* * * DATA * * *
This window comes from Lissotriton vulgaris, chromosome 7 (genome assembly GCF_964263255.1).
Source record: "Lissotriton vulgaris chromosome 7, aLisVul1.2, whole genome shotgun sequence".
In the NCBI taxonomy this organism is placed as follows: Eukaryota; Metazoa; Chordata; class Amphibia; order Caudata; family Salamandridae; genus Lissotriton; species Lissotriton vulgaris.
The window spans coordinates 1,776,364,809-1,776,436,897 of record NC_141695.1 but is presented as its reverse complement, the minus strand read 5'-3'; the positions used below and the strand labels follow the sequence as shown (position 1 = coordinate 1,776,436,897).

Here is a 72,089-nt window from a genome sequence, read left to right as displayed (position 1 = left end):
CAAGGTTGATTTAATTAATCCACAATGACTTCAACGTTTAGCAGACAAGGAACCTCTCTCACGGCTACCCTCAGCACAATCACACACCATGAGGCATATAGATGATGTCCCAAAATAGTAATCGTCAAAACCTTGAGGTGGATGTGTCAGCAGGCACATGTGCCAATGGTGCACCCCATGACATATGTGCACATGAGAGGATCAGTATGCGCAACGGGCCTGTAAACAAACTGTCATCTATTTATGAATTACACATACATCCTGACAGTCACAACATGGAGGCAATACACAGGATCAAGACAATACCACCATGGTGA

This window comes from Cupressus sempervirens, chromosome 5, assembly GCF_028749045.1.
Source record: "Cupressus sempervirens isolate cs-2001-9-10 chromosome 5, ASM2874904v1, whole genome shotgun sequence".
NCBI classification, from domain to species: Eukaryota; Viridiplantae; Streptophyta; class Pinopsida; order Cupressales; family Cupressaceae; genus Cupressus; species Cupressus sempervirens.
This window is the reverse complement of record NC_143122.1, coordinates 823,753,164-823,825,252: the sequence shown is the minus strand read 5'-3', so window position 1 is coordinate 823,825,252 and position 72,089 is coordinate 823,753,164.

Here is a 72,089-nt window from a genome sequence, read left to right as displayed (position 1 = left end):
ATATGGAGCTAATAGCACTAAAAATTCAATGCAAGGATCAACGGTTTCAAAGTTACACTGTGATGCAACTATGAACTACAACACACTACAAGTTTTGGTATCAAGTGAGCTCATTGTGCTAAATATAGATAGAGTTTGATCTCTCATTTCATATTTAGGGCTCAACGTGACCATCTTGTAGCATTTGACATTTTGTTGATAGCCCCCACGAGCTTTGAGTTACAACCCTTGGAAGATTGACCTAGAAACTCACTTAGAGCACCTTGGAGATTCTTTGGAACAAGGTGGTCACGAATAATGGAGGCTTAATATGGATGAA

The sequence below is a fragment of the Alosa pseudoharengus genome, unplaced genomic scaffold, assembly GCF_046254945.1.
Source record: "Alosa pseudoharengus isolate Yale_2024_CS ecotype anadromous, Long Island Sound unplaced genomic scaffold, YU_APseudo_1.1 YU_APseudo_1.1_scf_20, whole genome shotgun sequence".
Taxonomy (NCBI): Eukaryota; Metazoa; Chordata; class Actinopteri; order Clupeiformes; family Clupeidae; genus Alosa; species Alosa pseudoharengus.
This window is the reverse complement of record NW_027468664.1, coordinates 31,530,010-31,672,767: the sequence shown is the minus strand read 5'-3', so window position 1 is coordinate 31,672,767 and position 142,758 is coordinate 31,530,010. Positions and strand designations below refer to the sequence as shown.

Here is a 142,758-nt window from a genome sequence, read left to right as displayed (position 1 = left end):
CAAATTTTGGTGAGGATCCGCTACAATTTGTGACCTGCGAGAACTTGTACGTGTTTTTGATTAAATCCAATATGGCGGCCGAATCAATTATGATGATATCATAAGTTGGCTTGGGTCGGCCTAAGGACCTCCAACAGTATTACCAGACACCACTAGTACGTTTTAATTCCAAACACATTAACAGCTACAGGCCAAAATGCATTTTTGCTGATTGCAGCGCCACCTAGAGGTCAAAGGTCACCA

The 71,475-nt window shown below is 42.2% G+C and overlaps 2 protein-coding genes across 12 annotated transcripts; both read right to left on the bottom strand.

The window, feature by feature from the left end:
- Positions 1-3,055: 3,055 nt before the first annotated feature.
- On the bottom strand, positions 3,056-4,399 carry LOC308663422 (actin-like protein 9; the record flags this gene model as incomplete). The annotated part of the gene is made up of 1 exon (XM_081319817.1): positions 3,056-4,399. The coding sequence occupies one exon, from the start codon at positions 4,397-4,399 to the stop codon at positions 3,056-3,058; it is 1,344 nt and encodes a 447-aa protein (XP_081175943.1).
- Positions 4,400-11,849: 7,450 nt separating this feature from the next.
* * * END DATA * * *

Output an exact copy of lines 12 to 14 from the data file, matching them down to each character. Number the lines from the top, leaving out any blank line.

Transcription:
ATATGGAGCTAATAGCACTAAAAATTCAATGCAAGGATCAACGGTTTCAAAGTTACACTGTGATGCAACTATGAACTACAACACACTACAAGTTTTGGTATCAAGTGAGCTCATTGTGCTAAATATAGATAGAGTTTGATCTCTCATTTCATATTTAGGGCTCAACGTGACCATCTTGTAGCATTTGACATTTTGTTGATAGCCCCCACGAGCTTTGAGTTACAACCCTTGGAAGATTGACCTAGAAACTCACTTAGAGCACCTTGGAGATTCTTTGGAACAAGGTGGTCACGAATAATGGAGGCTTAATATGGATGAA

The sequence below is a fragment of the Alosa pseudoharengus genome, unplaced genomic scaffold, assembly GCF_046254945.1.
Source record: "Alosa pseudoharengus isolate Yale_2024_CS ecotype anadromous, Long Island Sound unplaced genomic scaffold, YU_APseudo_1.1 YU_APseudo_1.1_scf_20, whole genome shotgun sequence".